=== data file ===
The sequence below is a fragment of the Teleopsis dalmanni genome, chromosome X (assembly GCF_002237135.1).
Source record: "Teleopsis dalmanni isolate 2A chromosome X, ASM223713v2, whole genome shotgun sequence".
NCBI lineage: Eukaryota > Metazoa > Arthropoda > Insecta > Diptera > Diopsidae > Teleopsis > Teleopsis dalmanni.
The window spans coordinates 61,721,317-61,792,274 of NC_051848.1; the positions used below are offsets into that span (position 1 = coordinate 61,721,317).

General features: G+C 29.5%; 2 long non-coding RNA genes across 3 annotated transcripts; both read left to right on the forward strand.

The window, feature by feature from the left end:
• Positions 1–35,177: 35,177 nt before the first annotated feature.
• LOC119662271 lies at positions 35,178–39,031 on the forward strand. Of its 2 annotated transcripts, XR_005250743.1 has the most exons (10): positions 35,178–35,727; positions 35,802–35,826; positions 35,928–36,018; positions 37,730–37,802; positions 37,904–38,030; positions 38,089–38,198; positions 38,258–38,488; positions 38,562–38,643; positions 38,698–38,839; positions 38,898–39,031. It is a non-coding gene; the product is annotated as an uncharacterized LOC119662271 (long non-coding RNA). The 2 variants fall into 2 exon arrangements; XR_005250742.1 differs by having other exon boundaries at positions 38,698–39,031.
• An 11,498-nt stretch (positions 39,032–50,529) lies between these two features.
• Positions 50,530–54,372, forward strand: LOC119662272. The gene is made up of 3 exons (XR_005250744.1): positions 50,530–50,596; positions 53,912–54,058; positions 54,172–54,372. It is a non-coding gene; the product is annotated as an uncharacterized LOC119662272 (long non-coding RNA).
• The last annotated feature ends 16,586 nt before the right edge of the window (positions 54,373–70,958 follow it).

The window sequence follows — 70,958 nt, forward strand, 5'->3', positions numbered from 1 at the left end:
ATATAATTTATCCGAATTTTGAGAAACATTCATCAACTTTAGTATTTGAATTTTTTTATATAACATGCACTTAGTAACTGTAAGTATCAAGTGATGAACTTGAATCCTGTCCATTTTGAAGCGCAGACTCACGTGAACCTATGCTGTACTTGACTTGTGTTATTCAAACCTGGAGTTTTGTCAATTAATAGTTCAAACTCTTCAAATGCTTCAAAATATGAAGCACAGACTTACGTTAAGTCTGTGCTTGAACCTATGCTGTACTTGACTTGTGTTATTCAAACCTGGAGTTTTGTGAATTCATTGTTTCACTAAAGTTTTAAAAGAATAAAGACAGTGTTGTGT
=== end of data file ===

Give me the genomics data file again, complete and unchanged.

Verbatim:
The sequence below is a fragment of the Teleopsis dalmanni genome, chromosome X (assembly GCF_002237135.1).
Source record: "Teleopsis dalmanni isolate 2A chromosome X, ASM223713v2, whole genome shotgun sequence".
NCBI lineage: Eukaryota > Metazoa > Arthropoda > Insecta > Diptera > Diopsidae > Teleopsis > Teleopsis dalmanni.
The window spans coordinates 61,721,317-61,792,274 of NC_051848.1; the positions used below are offsets into that span (position 1 = coordinate 61,721,317).

General features: G+C 29.5%; 2 long non-coding RNA genes across 3 annotated transcripts; both read left to right on the forward strand.

The window, feature by feature from the left end:
• Positions 1–35,177: 35,177 nt before the first annotated feature.
• LOC119662271 lies at positions 35,178–39,031 on the forward strand. Of its 2 annotated transcripts, XR_005250743.1 has the most exons (10): positions 35,178–35,727; positions 35,802–35,826; positions 35,928–36,018; positions 37,730–37,802; positions 37,904–38,030; positions 38,089–38,198; positions 38,258–38,488; positions 38,562–38,643; positions 38,698–38,839; positions 38,898–39,031. It is a non-coding gene; the product is annotated as an uncharacterized LOC119662271 (long non-coding RNA). The 2 variants fall into 2 exon arrangements; XR_005250742.1 differs by having other exon boundaries at positions 38,698–39,031.
• An 11,498-nt stretch (positions 39,032–50,529) lies between these two features.
• Positions 50,530–54,372, forward strand: LOC119662272. The gene is made up of 3 exons (XR_005250744.1): positions 50,530–50,596; positions 53,912–54,058; positions 54,172–54,372. It is a non-coding gene; the product is annotated as an uncharacterized LOC119662272 (long non-coding RNA).
• The last annotated feature ends 16,586 nt before the right edge of the window (positions 54,373–70,958 follow it).

The window sequence follows — 70,958 nt, forward strand, 5'->3', positions numbered from 1 at the left end:
ATATAATTTATCCGAATTTTGAGAAACATTCATCAACTTTAGTATTTGAATTTTTTTATATAACATGCACTTAGTAACTGTAAGTATCAAGTGATGAACTTGAATCCTGTCCATTTTGAAGCGCAGACTCACGTGAACCTATGCTGTACTTGACTTGTGTTATTCAAACCTGGAGTTTTGTCAATTAATAGTTCAAACTCTTCAAATGCTTCAAAATATGAAGCACAGACTTACGTTAAGTCTGTGCTTGAACCTATGCTGTACTTGACTTGTGTTATTCAAACCTGGAGTTTTGTGAATTCATTGTTTCACTAAAGTTTTAAAAGAATAAAGACAGTGTTGTGT